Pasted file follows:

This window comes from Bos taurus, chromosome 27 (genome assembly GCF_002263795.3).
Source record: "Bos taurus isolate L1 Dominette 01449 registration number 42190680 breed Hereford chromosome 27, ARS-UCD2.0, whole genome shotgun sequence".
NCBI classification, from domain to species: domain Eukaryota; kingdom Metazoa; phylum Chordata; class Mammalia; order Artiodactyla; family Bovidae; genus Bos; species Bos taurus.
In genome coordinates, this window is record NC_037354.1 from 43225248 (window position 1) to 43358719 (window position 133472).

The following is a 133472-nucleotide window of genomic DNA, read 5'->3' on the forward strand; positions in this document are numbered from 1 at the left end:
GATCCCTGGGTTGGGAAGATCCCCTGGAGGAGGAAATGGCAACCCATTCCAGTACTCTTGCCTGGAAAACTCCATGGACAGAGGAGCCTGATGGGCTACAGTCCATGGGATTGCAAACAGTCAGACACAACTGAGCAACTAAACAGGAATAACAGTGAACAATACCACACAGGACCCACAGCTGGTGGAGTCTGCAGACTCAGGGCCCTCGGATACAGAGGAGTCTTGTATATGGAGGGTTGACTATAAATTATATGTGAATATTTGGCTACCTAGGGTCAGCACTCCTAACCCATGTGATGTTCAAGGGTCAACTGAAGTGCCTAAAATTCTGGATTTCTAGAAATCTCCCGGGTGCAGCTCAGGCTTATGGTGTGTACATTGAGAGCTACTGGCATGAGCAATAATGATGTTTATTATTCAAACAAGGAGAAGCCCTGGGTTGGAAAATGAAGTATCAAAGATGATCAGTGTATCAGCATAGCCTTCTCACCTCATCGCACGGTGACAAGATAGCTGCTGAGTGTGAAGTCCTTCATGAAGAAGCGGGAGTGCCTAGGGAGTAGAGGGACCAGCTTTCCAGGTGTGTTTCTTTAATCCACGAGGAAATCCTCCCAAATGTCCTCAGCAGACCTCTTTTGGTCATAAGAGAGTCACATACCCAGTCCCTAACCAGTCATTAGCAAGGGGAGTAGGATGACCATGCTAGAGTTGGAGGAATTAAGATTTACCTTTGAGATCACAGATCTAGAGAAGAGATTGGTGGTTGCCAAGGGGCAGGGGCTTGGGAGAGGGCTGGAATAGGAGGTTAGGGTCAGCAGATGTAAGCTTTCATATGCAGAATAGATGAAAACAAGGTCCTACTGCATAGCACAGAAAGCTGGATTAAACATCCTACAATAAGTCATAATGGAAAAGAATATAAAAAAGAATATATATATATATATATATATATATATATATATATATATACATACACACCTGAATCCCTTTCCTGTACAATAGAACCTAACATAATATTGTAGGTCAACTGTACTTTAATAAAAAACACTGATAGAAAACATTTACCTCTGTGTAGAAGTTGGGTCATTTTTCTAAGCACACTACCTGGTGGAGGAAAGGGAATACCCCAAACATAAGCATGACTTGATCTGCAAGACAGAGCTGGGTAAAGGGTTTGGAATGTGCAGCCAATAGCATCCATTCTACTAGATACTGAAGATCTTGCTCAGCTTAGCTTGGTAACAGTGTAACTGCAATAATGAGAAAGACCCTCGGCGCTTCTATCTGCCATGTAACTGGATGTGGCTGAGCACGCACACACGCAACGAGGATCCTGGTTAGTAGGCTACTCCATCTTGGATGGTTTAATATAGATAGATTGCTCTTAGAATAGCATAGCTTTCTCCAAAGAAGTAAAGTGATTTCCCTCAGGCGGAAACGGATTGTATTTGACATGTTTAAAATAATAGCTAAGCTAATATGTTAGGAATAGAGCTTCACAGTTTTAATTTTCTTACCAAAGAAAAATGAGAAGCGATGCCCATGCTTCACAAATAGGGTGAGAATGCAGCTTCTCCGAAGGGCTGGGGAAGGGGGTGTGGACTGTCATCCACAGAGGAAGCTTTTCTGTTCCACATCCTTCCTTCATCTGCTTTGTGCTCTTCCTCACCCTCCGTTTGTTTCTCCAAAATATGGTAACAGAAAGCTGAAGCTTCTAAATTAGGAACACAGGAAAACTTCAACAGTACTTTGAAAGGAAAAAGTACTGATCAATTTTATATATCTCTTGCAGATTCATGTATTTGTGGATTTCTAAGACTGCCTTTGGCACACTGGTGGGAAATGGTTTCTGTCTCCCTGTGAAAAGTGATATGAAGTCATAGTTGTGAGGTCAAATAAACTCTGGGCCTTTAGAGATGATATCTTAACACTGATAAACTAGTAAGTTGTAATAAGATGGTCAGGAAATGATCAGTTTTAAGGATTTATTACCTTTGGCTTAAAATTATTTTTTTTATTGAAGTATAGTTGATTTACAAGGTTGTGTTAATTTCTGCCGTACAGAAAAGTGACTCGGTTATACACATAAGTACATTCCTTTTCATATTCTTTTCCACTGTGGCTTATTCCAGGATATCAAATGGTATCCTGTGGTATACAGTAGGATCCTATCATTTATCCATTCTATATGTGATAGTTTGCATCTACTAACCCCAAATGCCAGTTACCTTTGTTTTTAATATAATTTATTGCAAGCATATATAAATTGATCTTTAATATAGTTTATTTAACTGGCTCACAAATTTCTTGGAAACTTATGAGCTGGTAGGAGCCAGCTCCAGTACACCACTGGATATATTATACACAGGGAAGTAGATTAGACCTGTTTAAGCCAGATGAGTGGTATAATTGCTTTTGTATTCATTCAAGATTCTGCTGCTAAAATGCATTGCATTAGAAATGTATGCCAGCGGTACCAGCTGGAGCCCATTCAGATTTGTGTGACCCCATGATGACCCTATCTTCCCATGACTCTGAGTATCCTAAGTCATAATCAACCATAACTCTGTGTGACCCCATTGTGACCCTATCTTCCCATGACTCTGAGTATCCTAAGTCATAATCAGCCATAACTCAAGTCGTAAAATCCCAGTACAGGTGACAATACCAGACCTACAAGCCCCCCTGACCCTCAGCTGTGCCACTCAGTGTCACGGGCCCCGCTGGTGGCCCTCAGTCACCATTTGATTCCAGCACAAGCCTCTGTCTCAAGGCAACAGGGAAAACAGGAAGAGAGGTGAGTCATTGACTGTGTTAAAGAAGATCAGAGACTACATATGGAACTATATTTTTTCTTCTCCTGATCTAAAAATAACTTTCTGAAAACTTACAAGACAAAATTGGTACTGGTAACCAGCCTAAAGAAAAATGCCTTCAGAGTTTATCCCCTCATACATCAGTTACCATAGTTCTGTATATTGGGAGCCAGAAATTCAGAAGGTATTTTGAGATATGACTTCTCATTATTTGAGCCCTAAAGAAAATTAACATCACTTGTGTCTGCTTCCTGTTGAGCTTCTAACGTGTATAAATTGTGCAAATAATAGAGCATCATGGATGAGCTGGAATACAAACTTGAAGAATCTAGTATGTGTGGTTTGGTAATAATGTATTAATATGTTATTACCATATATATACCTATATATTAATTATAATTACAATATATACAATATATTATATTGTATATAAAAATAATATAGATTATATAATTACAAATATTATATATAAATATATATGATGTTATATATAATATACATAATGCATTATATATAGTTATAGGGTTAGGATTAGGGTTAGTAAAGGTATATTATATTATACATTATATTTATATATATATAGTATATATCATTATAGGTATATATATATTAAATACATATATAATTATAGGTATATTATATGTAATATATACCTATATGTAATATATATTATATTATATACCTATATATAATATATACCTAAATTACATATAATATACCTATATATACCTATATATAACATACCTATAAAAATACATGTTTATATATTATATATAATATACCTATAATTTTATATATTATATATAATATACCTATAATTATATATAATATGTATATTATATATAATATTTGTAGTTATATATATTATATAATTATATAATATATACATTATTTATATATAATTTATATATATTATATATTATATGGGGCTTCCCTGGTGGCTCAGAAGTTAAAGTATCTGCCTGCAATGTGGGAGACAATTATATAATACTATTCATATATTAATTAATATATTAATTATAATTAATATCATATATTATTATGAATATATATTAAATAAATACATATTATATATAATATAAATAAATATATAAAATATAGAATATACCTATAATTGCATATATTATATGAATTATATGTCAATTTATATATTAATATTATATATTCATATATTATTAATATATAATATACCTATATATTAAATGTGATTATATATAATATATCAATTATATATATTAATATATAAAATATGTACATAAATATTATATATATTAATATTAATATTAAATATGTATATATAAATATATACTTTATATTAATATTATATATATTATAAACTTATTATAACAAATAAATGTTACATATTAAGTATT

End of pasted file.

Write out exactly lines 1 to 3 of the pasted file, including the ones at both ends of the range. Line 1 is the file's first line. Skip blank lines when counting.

This window comes from Bos taurus, chromosome 27 (genome assembly GCF_002263795.3).
Source record: "Bos taurus isolate L1 Dominette 01449 registration number 42190680 breed Hereford chromosome 27, ARS-UCD2.0, whole genome shotgun sequence".
NCBI classification, from domain to species: domain Eukaryota; kingdom Metazoa; phylum Chordata; class Mammalia; order Artiodactyla; family Bovidae; genus Bos; species Bos taurus.